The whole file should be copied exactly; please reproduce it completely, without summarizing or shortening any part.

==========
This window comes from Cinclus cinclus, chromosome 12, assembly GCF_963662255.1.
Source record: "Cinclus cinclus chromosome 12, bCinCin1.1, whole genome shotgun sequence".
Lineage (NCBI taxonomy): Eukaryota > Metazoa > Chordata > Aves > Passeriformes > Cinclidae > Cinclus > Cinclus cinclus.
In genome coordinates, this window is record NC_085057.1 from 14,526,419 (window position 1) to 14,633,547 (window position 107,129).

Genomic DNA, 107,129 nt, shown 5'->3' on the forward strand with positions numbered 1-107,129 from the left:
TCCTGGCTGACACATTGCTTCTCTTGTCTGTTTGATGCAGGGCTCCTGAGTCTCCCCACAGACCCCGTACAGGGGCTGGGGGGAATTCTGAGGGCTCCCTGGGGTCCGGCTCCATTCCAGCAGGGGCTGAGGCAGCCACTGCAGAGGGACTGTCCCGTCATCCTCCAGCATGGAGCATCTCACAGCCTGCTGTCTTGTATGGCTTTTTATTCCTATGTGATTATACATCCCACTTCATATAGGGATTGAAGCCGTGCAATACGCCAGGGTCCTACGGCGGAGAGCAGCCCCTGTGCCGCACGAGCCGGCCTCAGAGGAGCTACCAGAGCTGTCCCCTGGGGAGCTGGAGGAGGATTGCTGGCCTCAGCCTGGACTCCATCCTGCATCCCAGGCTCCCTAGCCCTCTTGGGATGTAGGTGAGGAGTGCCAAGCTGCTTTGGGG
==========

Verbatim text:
This window comes from Cinclus cinclus, chromosome 12, assembly GCF_963662255.1.
Source record: "Cinclus cinclus chromosome 12, bCinCin1.1, whole genome shotgun sequence".
Lineage (NCBI taxonomy): Eukaryota > Metazoa > Chordata > Aves > Passeriformes > Cinclidae > Cinclus > Cinclus cinclus.
In genome coordinates, this window is record NC_085057.1 from 14,526,419 (window position 1) to 14,633,547 (window position 107,129).

Genomic DNA, 107,129 nt, shown 5'->3' on the forward strand with positions numbered 1-107,129 from the left:
TCCTGGCTGACACATTGCTTCTCTTGTCTGTTTGATGCAGGGCTCCTGAGTCTCCCCACAGACCCCGTACAGGGGCTGGGGGGAATTCTGAGGGCTCCCTGGGGTCCGGCTCCATTCCAGCAGGGGCTGAGGCAGCCACTGCAGAGGGACTGTCCCGTCATCCTCCAGCATGGAGCATCTCACAGCCTGCTGTCTTGTATGGCTTTTTATTCCTATGTGATTATACATCCCACTTCATATAGGGATTGAAGCCGTGCAATACGCCAGGGTCCTACGGCGGAGAGCAGCCCCTGTGCCGCACGAGCCGGCCTCAGAGGAGCTACCAGAGCTGTCCCCTGGGGAGCTGGAGGAGGATTGCTGGCCTCAGCCTGGACTCCATCCTGCATCCCAGGCTCCCTAGCCCTCTTGGGATGTAGGTGAGGAGTGCCAAGCTGCTTTGGGG